Phys. Rev. Lett. 95, 110401 (2005)
Phys. Rev. Lett. 94, 040403 (2005)

Story on Physics News Update
Article for Physik in unserer Zeit
Complex hybrid structures

Solitonic vortices and the snake instability

What happens to vortices when they are put into a narrow channel? What is the 1D analog of a vortex? We study the effects of transverse confinement on vortices in a repulsive, elongated BEC. In a regime where the width of the elongated trap is about 6 to 12 healing lengths, vortices show properties usually associated with solitons. In particular, their velocity may be associated with a characteristic phase step and collision properties are soliton-like. Thus we speak of solitonic vortices. A connection can be made to the snake instability of soliton stripes which is also a mechanism that may be exploited to experimentally create solitonic vortices [1 ]. A different way of producing solitonic vortices in a controlled manner is stirring in a toroidal trap [2 ]. Properties are studied using 2 and 3D simulations of the Gross-Pitaevskii equation but also using the method of image charges which yields an exactly solvable model of vortex dynamics.

[1] Phys. Rev. A 65 (2002) 04361
[2]J. Phys. B: At. Mol. Opt. Phys. 34 (2001) L113-L119

Svortex generated by transverse instability

Strongly-Interacting Quantum Gases

We are interested in the many-body theory of quantum gases under the influence of strong correlations. In particular there are interesting crossover scenarios for a Bose gas in one dimension or a two-component Fermi gas under the influence of a Feshbach resonance.

Is the 1D Bose gas superfluid?

The 1D Bose gas at zero temperature has many surprising properties that are very distinct from 3D Bose-Einstein condensates including the loss of phase coherence and a fermionic excitation spectrum with appearance of two branches of elementary excitations. According to the Landau criterion of superfluidity this should prevent the possibility of superfluidity. However, according to common definitions of condensed-matter physics, the superfluid fraction of the interacting 1D Bose is known to be 100%. In order to really understand the superfluid properties of the 1D Bose gas we calculate the dynamic structure factor and the drag force that a heavy but small particle feels when dragged through the gas. Check back on this page to read our upcoming preprint when it is ready or read our previous papers on the 1D Bose gas:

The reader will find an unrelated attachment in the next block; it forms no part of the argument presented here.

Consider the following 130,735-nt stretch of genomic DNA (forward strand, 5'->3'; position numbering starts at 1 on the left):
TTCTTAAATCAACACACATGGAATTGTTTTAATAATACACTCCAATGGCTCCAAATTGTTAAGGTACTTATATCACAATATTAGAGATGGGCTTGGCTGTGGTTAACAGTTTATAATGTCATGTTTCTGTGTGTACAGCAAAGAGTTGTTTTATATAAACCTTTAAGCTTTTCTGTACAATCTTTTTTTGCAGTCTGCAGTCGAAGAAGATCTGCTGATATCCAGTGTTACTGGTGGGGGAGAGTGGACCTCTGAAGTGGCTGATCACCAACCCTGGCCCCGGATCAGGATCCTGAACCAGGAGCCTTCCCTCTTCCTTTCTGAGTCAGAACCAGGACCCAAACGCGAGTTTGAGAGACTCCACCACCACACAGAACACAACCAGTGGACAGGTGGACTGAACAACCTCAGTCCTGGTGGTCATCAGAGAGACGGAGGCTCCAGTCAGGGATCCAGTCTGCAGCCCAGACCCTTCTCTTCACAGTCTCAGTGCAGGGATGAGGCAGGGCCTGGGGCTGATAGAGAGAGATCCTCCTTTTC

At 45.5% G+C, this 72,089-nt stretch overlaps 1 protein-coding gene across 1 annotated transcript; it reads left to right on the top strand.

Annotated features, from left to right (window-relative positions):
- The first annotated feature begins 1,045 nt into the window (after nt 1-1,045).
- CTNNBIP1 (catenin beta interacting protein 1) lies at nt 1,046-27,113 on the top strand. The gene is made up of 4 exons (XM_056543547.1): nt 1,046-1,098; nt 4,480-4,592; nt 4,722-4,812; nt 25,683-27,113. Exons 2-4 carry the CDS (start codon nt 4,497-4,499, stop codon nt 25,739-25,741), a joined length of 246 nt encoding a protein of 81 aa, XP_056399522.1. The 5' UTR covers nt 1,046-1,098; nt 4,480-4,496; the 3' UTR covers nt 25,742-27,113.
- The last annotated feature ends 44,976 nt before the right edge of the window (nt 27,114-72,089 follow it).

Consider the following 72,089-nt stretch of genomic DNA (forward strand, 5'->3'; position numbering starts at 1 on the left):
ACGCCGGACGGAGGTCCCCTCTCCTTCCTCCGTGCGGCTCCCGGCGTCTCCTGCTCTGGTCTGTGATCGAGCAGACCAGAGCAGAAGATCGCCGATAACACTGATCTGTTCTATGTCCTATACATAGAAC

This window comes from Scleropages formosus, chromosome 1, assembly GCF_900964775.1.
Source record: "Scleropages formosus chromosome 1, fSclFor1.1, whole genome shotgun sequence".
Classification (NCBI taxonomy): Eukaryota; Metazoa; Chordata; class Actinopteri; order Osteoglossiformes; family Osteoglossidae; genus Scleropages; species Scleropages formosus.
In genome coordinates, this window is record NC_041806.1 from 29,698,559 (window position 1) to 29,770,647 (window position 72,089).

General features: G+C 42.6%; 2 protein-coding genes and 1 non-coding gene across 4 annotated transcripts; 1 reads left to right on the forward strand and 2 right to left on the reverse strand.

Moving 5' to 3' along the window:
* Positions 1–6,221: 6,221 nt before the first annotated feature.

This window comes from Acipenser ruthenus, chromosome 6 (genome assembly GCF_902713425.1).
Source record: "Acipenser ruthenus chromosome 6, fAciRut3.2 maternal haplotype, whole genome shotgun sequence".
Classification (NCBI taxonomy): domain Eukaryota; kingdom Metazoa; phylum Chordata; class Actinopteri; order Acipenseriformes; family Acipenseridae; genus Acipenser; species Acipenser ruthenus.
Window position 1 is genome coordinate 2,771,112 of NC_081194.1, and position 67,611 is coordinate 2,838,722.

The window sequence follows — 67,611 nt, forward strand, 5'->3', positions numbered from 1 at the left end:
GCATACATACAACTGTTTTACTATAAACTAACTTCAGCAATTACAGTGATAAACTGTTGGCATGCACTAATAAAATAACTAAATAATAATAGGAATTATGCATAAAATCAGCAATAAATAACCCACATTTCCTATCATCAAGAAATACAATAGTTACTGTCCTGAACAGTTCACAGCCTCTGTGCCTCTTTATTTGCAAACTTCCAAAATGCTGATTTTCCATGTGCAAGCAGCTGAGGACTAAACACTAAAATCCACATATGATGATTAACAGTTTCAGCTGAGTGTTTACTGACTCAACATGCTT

Phys. Rev. A 73, 023612 (2006)
Phys. Rev. A. 72, 033619 (2005)
Phys. Rev. A. 70, 043622 (2004)
J. Phys. B: At. Mol. Opt. Phys. 37 (2004) S287-S300

Levinson's theorem for atomic scattering on Bose-Einstein condensates

Levinson's theorem of potential scattering connects the number of bound states of a given potential to the phase shifts of scattering solutions. Excitations of a weakly interacting Bose condensate are described by the coupled Bogoliubov equations. Scattering solutions for a finite trapping potential describe the scattering of single, identical particles. Can Levinson's theorem be generalized and the number of bound collective excitations of a condensate be linked with the phase shifts of single-particle scattering? Particularly interesting situations occur for kinks or vortices in shallow traps as they can give rise to 'bound states in the continuum' of single particle scattering.

Phys. Rev. Lett. 91, 070403 (2003)


  • Rimu.jl : Random integrators for quantum many-body systems. Projector quantum Monte Carlo based on full configuration interaction quantum Monte Carlo (FCIQMC)
  • QiwiB: Implementation of multi-configurational time-dependent Hartree for bosons (MCTDHB)


We acknowledge funding from the Marsden fund The Dodd-Walls Centre for Photonic and Quantum Technologies New Zealand Institute of Physics
Maintained by Peter Schwerdtfeger | Last updated: June 2019 | Copyright 2014 | Massey University